De-mining South Sudan The past few decades have been dominated by a vicious civil war in South Sudan. Whilst there has been peace since 2005, the hangover from the war still looms. On the outskirts of Juba, the rapidly expanding city which will soon become the capital of this new nation, those returning to the South after years of conflict are having to share their land with ordinance that caused them to flee. The task of removing mines and unexploded bombs and artillery, that once rained down on this city, is left largely to NGOs from the international community. I spent the day with the Mines Advisory Group, working on a piece for AFP. Jean-Marc’s text can be read here.

De-mining South Sudan

The past few decades have been dominated by a vicious civil war in South Sudan. Whilst there has been peace since 2005, the hangover from the war still looms.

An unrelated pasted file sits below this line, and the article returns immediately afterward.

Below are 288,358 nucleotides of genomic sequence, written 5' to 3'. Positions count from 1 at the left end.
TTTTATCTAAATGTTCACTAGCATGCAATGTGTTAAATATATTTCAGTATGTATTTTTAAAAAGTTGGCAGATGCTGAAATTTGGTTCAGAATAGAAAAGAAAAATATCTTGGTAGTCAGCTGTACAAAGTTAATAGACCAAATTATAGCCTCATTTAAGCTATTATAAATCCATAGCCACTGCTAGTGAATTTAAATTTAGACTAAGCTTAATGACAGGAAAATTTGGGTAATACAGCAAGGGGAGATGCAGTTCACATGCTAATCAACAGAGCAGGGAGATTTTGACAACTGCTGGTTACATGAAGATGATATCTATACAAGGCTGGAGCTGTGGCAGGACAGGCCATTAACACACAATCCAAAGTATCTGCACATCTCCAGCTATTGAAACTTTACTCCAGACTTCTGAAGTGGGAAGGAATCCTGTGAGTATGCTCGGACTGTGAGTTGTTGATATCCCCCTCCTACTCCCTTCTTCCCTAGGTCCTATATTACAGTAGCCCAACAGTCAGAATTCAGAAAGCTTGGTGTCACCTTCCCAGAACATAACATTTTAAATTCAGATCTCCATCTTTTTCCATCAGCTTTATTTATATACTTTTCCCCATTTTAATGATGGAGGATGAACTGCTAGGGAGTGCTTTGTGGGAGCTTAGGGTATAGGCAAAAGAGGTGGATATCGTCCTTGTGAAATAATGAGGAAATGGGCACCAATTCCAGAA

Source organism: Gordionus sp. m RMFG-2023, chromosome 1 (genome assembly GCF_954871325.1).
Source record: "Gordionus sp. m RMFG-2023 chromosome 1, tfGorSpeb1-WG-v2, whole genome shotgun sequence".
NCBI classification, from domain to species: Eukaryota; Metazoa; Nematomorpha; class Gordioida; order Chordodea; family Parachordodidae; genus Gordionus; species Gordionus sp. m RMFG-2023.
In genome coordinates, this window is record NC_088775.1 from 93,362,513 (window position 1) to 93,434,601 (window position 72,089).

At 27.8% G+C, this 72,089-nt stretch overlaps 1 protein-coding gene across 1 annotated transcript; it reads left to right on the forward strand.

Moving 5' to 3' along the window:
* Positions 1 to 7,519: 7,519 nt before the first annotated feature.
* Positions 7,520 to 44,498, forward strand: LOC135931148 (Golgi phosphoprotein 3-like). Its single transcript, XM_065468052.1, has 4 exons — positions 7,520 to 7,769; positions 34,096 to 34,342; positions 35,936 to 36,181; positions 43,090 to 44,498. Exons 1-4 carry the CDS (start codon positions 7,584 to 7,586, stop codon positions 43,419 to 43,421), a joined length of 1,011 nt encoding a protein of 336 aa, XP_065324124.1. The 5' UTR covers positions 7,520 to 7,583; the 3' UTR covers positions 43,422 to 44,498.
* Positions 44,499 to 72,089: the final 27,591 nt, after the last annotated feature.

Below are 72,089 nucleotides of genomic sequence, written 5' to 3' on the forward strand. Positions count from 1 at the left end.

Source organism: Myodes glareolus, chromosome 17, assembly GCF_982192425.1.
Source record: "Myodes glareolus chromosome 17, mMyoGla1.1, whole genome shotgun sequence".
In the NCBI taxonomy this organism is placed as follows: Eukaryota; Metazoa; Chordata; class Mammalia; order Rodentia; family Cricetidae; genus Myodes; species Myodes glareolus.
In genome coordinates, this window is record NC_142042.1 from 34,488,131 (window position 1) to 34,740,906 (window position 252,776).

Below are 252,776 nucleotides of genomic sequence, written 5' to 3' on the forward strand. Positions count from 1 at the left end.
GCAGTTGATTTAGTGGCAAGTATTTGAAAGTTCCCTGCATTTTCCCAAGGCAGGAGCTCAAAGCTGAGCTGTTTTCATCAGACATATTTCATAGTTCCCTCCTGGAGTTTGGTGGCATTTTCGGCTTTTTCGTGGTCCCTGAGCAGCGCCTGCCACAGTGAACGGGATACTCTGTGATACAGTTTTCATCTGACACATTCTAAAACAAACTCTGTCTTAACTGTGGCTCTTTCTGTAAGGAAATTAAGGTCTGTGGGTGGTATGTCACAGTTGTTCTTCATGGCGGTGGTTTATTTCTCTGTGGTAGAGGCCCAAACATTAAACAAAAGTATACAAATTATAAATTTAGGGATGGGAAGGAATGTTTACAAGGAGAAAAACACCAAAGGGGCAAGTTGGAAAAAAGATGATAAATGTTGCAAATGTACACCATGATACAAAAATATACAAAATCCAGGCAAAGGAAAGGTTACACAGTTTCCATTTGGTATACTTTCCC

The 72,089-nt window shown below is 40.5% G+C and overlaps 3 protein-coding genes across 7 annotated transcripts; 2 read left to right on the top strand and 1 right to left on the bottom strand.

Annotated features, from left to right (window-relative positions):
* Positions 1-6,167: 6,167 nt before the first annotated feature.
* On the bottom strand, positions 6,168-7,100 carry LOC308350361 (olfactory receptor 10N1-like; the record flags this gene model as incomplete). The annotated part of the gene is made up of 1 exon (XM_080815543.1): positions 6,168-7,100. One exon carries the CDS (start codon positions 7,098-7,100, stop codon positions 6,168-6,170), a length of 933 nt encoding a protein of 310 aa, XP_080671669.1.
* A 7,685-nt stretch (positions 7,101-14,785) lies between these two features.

On the outskirts of Juba, the rapidly expanding city which will soon become the capital of this new nation, those returning to the South after years of conflict are having to share their land with ordinance that caused them to flee.

The task of removing mines and unexploded bombs and artillery, that once rained down on this city, is left largely to NGOs from the international community.

I spent the day with the Mines Advisory Group, working on a piece for AFP. Jean-Marc’s text can be read here.